This post is about how to undo a change made in git that has been pushed to the remote repository where you want this undo to be reflected should anyone in the future pull from the repository.
First some context
If you use git then it is likely that at some point you will push a change to a repository where you want to revert it back afterwards. It may be you accidentally broken something as part of a merge or stash issue. In our case we ran git add . --all when we had some stashed changes that we didn't want to keep. The result was a load of deletions from a different branch... Oops! For the context of this article, the remote repository we use is Beanstalk.
So here is an easy step by step of what I did (and what you could do) to essentially undo the error:
- Navigate to the branch in question. In my case this was v2.0.0.
git checkout v2.0.0
- Discover the ID of the commits we want to revert to.
This shows you all of the commits made to the current branch. In my case the one I wanted to revert to was fbd7e850, you will need to find what yours is in this list.
- Now we want to reset our head pointer to point at this commit
git reset --hard fbd7e850
- Now here is where your remote repository settings are important as they need to enable "fast-forwards". In beanstalk these are the steps:
- Log in and select the repository.
- Visit the repository's settings.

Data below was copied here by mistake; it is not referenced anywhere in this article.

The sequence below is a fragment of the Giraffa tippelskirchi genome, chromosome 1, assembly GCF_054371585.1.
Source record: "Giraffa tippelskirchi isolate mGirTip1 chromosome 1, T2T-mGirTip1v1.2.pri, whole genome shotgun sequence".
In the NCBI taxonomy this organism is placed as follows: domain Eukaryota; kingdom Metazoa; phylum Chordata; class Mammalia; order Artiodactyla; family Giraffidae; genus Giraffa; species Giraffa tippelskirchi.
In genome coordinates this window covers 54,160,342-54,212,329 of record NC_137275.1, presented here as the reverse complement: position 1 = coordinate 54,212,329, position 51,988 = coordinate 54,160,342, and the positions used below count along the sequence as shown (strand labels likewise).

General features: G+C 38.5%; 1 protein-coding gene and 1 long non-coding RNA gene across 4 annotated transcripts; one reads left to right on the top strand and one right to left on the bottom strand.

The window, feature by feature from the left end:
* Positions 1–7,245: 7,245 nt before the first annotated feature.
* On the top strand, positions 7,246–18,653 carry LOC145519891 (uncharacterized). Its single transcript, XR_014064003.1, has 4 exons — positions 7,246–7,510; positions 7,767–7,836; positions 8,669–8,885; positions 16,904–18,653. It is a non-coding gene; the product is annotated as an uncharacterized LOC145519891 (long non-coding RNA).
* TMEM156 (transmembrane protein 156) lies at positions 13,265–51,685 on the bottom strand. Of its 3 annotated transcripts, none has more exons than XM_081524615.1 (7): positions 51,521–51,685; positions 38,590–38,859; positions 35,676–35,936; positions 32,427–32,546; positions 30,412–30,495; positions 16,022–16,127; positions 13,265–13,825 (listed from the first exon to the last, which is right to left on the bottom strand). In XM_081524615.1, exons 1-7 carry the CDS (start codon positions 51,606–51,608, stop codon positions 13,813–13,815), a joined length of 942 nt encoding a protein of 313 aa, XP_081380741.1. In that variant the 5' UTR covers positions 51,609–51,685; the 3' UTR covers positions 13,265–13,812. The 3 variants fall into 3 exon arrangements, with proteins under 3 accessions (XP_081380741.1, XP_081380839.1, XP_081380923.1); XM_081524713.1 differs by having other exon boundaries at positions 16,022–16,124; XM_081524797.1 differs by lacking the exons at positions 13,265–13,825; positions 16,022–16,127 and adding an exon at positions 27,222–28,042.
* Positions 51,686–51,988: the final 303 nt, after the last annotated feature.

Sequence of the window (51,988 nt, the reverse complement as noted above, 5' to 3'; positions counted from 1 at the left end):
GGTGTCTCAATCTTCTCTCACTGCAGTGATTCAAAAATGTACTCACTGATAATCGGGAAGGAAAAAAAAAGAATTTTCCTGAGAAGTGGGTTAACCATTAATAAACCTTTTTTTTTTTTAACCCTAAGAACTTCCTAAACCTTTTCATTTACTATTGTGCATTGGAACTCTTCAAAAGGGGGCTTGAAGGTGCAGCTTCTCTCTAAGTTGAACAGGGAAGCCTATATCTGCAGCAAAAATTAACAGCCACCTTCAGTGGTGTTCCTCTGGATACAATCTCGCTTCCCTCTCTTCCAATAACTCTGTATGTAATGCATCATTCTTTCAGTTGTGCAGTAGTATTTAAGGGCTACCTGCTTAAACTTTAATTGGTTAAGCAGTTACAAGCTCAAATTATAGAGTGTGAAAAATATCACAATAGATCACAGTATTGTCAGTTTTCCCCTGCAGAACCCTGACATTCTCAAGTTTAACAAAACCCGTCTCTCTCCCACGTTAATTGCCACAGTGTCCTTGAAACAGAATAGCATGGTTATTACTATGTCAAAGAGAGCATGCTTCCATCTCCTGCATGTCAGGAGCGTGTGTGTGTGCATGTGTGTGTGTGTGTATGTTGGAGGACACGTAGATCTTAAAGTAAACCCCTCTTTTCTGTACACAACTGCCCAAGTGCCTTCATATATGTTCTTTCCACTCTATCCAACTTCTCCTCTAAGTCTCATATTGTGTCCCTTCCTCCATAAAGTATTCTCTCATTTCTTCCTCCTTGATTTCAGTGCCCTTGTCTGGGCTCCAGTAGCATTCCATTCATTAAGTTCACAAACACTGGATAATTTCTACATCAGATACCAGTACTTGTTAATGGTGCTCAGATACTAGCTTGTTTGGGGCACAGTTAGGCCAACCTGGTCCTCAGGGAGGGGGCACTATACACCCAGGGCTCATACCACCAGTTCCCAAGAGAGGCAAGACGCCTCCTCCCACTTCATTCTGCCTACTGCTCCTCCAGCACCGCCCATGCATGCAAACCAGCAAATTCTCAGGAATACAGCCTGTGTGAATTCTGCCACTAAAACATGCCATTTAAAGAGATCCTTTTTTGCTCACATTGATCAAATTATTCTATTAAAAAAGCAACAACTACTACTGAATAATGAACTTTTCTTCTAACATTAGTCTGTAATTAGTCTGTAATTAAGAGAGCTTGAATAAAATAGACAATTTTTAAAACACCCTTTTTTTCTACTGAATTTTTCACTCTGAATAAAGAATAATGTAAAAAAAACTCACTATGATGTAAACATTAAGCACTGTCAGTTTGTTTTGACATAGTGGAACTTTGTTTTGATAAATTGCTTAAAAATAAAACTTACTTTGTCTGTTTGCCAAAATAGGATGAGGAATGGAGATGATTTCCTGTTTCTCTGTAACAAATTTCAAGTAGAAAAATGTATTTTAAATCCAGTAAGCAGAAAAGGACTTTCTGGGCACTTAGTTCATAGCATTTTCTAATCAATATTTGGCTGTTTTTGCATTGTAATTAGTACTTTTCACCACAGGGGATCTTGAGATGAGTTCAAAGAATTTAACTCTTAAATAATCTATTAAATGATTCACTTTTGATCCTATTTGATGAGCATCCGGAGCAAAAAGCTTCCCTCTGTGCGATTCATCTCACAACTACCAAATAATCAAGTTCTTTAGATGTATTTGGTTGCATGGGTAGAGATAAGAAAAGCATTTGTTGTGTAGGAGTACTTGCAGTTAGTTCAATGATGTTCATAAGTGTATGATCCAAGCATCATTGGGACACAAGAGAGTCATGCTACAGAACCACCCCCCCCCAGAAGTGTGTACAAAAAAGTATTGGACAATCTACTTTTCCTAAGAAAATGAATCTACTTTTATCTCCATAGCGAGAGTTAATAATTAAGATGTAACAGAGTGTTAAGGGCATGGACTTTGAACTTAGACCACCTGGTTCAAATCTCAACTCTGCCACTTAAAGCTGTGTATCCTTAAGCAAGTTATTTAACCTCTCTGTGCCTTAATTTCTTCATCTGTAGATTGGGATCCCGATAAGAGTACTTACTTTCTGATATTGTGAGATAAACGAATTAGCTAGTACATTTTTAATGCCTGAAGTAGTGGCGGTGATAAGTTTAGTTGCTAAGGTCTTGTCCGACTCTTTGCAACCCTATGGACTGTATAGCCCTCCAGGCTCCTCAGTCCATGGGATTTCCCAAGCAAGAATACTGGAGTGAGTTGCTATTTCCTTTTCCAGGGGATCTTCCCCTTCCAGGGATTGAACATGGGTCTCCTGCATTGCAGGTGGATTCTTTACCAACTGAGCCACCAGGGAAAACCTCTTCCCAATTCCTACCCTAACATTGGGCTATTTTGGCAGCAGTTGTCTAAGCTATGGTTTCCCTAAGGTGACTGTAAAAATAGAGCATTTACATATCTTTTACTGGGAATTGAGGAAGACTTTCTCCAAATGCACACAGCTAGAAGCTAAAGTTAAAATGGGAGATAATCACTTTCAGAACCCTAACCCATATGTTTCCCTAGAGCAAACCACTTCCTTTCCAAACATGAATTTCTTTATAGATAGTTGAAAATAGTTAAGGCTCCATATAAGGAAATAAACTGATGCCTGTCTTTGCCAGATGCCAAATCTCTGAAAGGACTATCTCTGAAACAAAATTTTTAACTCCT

- Scroll to advanced settings and enable "Enable non Fast-Forward pushes"
Note: I'd turn this off again once you have done the revert so that nobody else can do it by accident.
- Now you can run the following command to commit the revert:
git push origin v2.0.0 --force
With fast forwards enabled this will set the head of the remote repo to match yours.
- Still having problems? You could try sepecifically pushing the commit you want to revert to:
git push origin fbd7e850:v2.0.0
Though this shouldn't be neccessary.
- Now where it gets a little confusing is that if you log into your remote repository then you may notice the commit you wanted to forget is still on top. On your local machine try adding a file into your brance (in my case v2.0.0) and pushing it with
git add .
git commit -m 'some test'
git push origin v2.0.0
What you should notice is that your change is actually above this change that you want to forget about. This is a good thing as it means GIT still remembers it and should we have messed up further we could stull revert back to that commit... which is nice.
And there you go, you are now ready to continue on as if the change never happened. You need to be very careful when running reset commands, especially in team working environments as a miss placed reset could confuse people and required later merges if not communicated. Once done I'd recommend adding a comment next to the side-stepped commit that explains its removal from the branch in some way.